In a year when travel has been off the table for long periods, Matt Richards has been getting used to relocating.
The European Junior Champion is currently over in the International Swimming League (ISL) bubble on Budapest's Margaret Island, gearing up for this weekend's first semi-final with his New York Breakers team.
That will be an exciting prospect for Richards - the latest step on a journey of progress that has also seen a more permanent move take place in recent months.
Back in the summer, Matt was invited to train at the Bath National Centre as part of the initial elite return to training protocol, initially on a temporary basis. It was not long, though, before the 17-year-old realised the potential long-term benefits of staying put in Bath and completing his transition from the Royal Wolverhampton, where he had trained from childhood and developed through the ranks.
"When I first came down to Bath, I wasn't planning on staying here full-time - but once I was down here, the main thing for me was the package of it all," he explained ahead of heading out to Budapest for the ISL.
"The support staff down here, the facilities, the training partners, the infrastructure that a National Centre has compared to a 'normal' programme is just on a whole different level, and I think that was the major thing for me, taking the next step of professionalism in terms of where I was at.
"I didn't want to be down here for the return to training and be in that more professional environment and then, at the end of that return to training period, go back to where I was, which was a very professional environment but through no fault of the Royal, wasn't as professional as a National Centre.
"So I made the decision that being here was probably going to be the best place for me to be at the start of the Olympic season 2.0!"
Having visited the centre before, Matt was quick to acclimatise - and fall for - his new home, even if it meant missing out on one or two familiar comforts.
"I've settled in really well. I miss my mum's cooking! Having to cook for myself is a new challenge, but I'm actually quite enjoying it to be fair, trying to learn different dishes has been quite entertaining. I've had some hits and some misses!" he explains.
"Bath is a lovely place to live. The city is gorgeous - it's a big enough city that you've got everything you need, but small enough that you can walk across it in 20 minutes."
"I knew roughly where I was going around the pool and around the city before I came down here, which was useful. Then being down here for a few months for the return to training initiative, that was the major thing for me in terms of acclimatising to the new environment, because by the end of those few months it was like my home environment, if you get what I mean. That made the transition quite easy."
From an elite sport perspective, one of the crucial things for Matt to adapt to in his move was working with a new coach.
After years of junior success under Marc Spackman and Tom Elgar at the Royal Wolverhampton, the British junior 100m Freestyle record holder has now linked up with Jol Finck, who has previously overseen James Guy's rise to the level of double world champion and Olympic medallist.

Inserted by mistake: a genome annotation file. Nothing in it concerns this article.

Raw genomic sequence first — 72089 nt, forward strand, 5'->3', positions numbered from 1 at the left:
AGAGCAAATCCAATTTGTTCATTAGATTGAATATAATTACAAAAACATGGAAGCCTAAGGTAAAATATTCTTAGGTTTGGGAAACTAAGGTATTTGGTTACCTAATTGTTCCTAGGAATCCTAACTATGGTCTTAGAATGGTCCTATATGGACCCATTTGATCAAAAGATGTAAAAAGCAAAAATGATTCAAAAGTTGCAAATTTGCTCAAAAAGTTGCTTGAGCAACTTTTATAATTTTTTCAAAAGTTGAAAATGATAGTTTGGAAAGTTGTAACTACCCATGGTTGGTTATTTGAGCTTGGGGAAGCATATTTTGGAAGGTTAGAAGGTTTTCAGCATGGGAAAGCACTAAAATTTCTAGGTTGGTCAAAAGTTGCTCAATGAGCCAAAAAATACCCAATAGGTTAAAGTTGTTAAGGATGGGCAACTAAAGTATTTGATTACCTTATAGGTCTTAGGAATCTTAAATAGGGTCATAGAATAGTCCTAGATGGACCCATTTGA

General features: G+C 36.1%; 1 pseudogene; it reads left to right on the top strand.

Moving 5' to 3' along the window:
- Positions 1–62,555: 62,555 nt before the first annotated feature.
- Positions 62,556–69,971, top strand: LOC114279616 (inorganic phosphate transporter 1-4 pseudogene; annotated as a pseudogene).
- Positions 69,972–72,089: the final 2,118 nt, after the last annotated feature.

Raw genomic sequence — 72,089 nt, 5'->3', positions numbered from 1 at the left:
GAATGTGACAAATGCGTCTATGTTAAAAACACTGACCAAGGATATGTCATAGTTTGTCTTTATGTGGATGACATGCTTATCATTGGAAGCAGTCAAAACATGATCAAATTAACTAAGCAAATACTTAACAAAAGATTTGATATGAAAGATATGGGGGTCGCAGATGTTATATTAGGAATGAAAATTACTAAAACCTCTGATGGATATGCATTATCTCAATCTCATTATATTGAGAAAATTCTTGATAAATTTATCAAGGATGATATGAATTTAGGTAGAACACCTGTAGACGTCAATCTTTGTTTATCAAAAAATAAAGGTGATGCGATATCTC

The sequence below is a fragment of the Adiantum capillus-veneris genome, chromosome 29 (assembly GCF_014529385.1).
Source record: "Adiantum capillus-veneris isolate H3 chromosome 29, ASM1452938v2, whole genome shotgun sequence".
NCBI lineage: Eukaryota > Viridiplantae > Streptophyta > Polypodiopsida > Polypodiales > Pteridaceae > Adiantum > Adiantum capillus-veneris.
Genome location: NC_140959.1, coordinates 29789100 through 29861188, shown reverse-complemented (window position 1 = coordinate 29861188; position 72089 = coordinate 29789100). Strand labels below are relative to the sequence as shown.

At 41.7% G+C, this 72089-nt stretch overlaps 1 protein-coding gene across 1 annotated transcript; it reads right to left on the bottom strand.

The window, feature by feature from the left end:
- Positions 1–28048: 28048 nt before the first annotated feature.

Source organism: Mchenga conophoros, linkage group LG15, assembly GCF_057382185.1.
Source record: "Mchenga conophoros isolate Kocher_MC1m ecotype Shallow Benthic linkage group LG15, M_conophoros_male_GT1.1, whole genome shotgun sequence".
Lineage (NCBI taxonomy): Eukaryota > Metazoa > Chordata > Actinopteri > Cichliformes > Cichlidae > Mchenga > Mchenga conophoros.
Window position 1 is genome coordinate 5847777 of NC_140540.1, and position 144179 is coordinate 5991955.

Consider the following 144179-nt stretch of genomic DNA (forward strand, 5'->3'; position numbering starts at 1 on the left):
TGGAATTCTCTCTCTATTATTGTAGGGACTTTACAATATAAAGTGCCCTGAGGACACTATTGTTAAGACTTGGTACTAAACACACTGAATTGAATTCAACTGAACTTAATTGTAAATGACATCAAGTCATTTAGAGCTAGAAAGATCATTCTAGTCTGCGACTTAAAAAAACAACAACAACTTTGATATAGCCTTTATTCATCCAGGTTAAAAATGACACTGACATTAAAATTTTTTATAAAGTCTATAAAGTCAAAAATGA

That transition, just like the geographical one, seems to have been a smooth one for Richards.
"It's been brilliant. I get on really well with Jol - obviously he's a world-class coach and has coached world-class swimmers before," he adds.
"The programme fits me really well. I am enjoying it, the strength and conditioning side with Andy (Elkins), that's all going really well as well.
"We had a slow build into the season, but we are at a point now where we're at a normal position in terms of the volume of training. Now it's a case of cracking on, getting into the macrocycles and getting everything done in the right order ahead of British Championships and the summer next year."
Still, Matt's big move has had no impact on the high esteem in which he holds the Royal Wolverhampton and the coaching team there who helped guide him through the crucial early years of his swimming career.
Indeed, the freestyle specialist is currently working with Spackman as part of the New York Breakers in the ISL. And even once that competition finishes, Richards knows the influence of Marc and Tom Elgar will continue for many years to come as he looks to make his mark on the biggest international stages.
"They have worked wonders for me, and I would be nowhere near where I am today if it wasn't for them. That was the real difficulty for me in terms of moving, leaving those two coaches, because that was the last thing I wanted to," he says.
"But they will continue to be a part of my journey and my career going forward. It won't be as it used to be with them being my main coaches, but they will still play a role in my career in terms of a mentorship role and as part of my support group.
"I absolutely intend to keep that relationship there for as long as my career lasts."
It is a career that looks set to have many exciting moments ahead in the coming years.
In the very short term, Richards will be aiming to help his Breakers upset the odds and reach the ISL final in Budapest. Regardless of how that bid goes, attentions will then turn to next summer's rescheduled Olympics in Tokyo - and the former Royal Wolverhampton athlete is focused on earning his Games debut.
"I was targeting Tokyo last year and planning to be on the plane over the there," he adds.
"This extra year, I'd never have wished for this to have happened, it's not a situation anyone would have wished for with everything that has happened. But given it has happened, it is now an opportunity to make the most of and try to capitalise on that extra year to prepare ahead of Tokyo."